• In Universe Nickname: Numerous, since they're the first thing assigned to freshmen after an initiation. Flounder is the one given most thought.
  • It Will Never Catch On: Donald Sutherland was offered either a percentage of the gross, or cash up front. He chose cash, sure that the film would flop. If he had taken the former option, he would've raked in several million dollars.
  • Jerkass Has a Point: It's hard not to understand just why Dean Wormer wants Delta off campus and out of Faber.
    • Also, fat, drunk and stupid is no way to go through life.
  • Joker Jury: The Omegas throw the book at the Deltas at the latter's probation hearing, even outright making up one of the accusations against them.
  • Kangaroo Court: The Deltas' disciplinary hearing.
    • In the movie, the charge of providing pledges with "diet pills" (amphetamines) is baseless. However, in the novelization (by script co-writer Chris Miller), it's quite true. The pills are kept in a dish marked "Study Aids". Pinto takes some to get through writing a term paper, crashes during his exams and fails that class.
  • Karmic Rape: Greg Maramalard's fate in prison according to the epilogue.
  • The Khan: Bluto after the frat's beer bar is taken away.
  • Lady Drunk: Mrs. Wormer.
  • Lampshaded Double Entendre:
    (Otter and Mrs. Wormer are in the supermarket vegetable section)
    Otter : Mine's bigger than that. Oh, my cucumber. It's bigger. Vegetables can be really sensuous don't you think?
  • Large Ham: Bluto is a boisterous bruiser who vehemently yells many of his lines.
  • Lazy Bum: With a GPA of "0.0", Bluto is head and shoulders below the rest of his Book Dumb colleagues (even D-Day manages to be better, as he has no grade point average and doesn't even take classes at Faber). He gets to be a Senator. When the "documentary" is made, Bluto is unavailable for comment as he's currently serving as President.
  • The Loins Sleep Tonight: Greg, each time he takes Mandy to Make-Out Point. "Is it supposed to be this soft?"
  • Lovable Sex Maniac: Otter.
  • Make-Out Point: One overlooks the town of Faber. It's frequently visited by the Omegas, and never by the Deltas (probably because the latter group would rather make out in the "Sex Rooms" at their frat house... or the football field... or, well, anywhere).
  • Man Child:
    • Bluto, proven by the cafeteria scene.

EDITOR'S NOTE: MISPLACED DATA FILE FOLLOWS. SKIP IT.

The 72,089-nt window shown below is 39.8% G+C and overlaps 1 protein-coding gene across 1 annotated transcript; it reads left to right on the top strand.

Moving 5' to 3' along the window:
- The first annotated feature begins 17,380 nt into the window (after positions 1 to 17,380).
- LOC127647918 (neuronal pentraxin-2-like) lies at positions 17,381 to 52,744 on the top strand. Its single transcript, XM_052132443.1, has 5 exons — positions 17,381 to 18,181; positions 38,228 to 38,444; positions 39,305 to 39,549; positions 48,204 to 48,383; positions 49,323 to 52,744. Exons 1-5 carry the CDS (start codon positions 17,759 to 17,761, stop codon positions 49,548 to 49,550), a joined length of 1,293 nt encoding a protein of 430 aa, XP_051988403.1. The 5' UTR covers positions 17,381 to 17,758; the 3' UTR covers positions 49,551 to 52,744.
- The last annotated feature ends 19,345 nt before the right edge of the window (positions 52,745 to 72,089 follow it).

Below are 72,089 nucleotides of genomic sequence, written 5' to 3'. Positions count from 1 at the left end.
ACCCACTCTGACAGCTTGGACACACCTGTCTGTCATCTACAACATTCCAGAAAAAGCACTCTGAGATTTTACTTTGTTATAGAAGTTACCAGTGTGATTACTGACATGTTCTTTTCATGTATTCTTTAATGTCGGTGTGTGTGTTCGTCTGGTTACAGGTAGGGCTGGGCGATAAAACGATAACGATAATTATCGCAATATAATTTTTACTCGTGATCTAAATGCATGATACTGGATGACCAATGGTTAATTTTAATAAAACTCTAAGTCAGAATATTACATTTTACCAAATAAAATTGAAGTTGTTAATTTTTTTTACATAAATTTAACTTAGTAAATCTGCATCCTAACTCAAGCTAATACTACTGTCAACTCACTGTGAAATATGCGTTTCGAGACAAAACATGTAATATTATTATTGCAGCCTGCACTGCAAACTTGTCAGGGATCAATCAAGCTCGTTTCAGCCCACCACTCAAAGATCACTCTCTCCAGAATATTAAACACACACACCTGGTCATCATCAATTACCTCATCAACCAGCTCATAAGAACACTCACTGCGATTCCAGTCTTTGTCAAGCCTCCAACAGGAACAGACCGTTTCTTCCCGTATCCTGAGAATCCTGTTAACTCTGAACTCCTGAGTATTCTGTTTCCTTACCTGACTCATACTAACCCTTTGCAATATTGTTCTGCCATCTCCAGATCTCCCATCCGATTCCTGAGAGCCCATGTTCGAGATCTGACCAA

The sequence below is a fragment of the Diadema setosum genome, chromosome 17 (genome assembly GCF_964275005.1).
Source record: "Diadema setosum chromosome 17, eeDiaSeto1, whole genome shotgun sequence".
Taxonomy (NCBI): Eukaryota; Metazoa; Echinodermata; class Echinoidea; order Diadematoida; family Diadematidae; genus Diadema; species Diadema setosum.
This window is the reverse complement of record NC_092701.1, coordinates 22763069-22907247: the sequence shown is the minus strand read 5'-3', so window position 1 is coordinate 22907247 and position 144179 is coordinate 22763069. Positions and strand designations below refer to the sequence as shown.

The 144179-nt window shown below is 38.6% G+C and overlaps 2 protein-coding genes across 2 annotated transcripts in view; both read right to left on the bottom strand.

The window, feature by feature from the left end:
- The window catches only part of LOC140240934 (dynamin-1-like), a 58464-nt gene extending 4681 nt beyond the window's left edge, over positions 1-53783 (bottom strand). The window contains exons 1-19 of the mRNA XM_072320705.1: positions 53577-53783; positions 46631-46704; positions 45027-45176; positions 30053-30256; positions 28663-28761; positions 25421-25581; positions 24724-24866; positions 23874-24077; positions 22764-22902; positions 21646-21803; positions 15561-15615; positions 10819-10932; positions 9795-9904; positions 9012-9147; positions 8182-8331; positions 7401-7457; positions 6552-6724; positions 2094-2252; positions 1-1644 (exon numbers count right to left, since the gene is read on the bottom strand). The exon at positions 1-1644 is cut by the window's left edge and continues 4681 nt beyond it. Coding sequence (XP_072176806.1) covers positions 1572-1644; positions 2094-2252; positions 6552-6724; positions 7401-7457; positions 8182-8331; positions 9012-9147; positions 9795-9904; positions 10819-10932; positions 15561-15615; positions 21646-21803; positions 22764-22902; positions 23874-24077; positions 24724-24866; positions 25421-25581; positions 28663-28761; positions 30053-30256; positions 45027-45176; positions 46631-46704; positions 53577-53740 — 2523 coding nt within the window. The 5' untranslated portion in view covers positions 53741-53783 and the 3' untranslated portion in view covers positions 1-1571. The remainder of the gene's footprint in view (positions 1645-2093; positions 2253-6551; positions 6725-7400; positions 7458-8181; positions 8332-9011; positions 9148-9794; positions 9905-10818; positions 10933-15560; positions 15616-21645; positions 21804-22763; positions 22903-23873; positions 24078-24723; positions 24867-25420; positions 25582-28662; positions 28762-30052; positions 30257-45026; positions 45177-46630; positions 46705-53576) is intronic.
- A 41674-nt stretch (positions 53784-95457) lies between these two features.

• Boon, according to Kate.
  • Misfit Mobilization Moment
  • Mrs. Robinson: Mrs. Wormer
  • Naked Freak-Out: Babs Jansen at the end of the homecoming parade (in her final appearance in the movie). Okay, so it's really Fully-Clothed Nudity, but still...
  • Naked on Arrival: We're introduced to Otter as he's about to get dressed for a date.
  • The Neidermeyer: Trope Namer. "Killed by his own troops in Vietnam."
  • Ninja Pirate Zombie Robot: The movie's circus-like climax features crashing floats, multicolored smoke bombs, an elephant, clowns on bicycles, Bluto swinging down from the rooftops dressed as a swashbuckler... and 10,000 marbles.
  • No-Holds-Barred Beatdown: Otter gets one from the Omegas after Babs lies to Greg about him and Mandy having an affair.
  • Non Sequitur Distraction: The former Trope Namer. Towards the end, Bluto gives a stirring speech about not giving up, and builds to the following:
    Bluto: Was it over when the Germans bombed Pearl Harbor? Hell no!
    Otter: (confused, to Boon) Germans?
    Boon: Forget it, he's rolling.
  • Noodle Incident: Dean Wormer has a pile of files on Delta's.
    Wormer: Who dropped a whole truckload of fizzies into the varsity swim meet? Who delivered the medical school cadavers to the alumni dinner? Every Halloween, the trees are filled with underwear. Every spring, the toilets explode.
  • Of Corsets Sexy: Mrs. Wormer.
  • Oh Crap: When the Deltas' prank Goes Horribly Wrong and they end up with a dead horse in Dean Vernon's office, all Bluto can say is "Holy SHIT!"
  • Only Sane Man: Robert Hoover, somewhat.
  • Our Founder: The Faber fellow. "Knowledge is Good"
  • A Party Also Known as an Orgy: Toga, Toga, Toga!
  • The Peeping Tom: "Bluto" Blutarsky uses a ladder to peer through the second-story window of a sorority house.
    • Also when he's under the bleachers looking up the cheerleaders' skirts.
  • Pity Sex: Played with: Otter uses a tragic kiln accident to launch the boys' adventures at Dickinson College, but it's heavily implied that he lucked out in the person of Fawn's roommate, the very caring Shelly Dubinsky.
  • Play Boy: Martha Smith, Miss July 1973, played Babs.
  • Politically Incorrect Villains: At their rush party, the Omegas humiliate Pinto and Flounder by having them sit at a segregated table with a Muslim (albeit one in a Sikh turban), a Hindu, a Jew, and a blind kid. Oh, and they mispronounce the Hindu guy's name - on purpose. (They also consistently call Pinto Lonnie instead of Larry, and his attempts to correct them are rewarded only with a patronising chuckle.)
  • Prison Rape: Greg's caption reveals that he went on to become a White House aide during Nixon's presidency, and was subsequently raped in prison. Probably meant to double as a Black Comedy Rape, since he's a douchebag (and according to his girlfriend, was saving himself for marriage).
  • Really Seventeen Years Old: Oh Crap, she's actually only thirteen years old! Not only that, but at the end of the movie she introduces Pinto to her parents as "the boy who molested me last month", and then announces "we have to get married." Oh Crap times ten.
  • "The Reason You Suck" One Liner: "Fat, drunk, and stupid is no way to go through life, son." Though it's notable that Wormer says it in a slightly sympathetic way (compared to how he addressed the rest of the Deltas), making it a slight Pet the Dog towards Flounder as well.
  • Recycled: The Series: Delta House.
  • Repeat After Me: During the Delta House initiation.
    "I, state your name ..." "I, state your name ..."
  • Rousing Speech: "Was it over when the Germans bombed Pearl Harbor? Hell no!" It's been reported that LAURA FREAKIN' BUSH launched into "Was it over when the Germans bombed Pearl Harbor?!" when the 2000 vote count in Florida wasn't going well.
  • Sadist Teacher: Dean Wormer.
  • Self-Deprecation: Pinto's eventual fate: "Editor-in-chief, National Lampoon".
  • Serious Business: Fraternity initiations. Even Delta's whacked-out ceremony.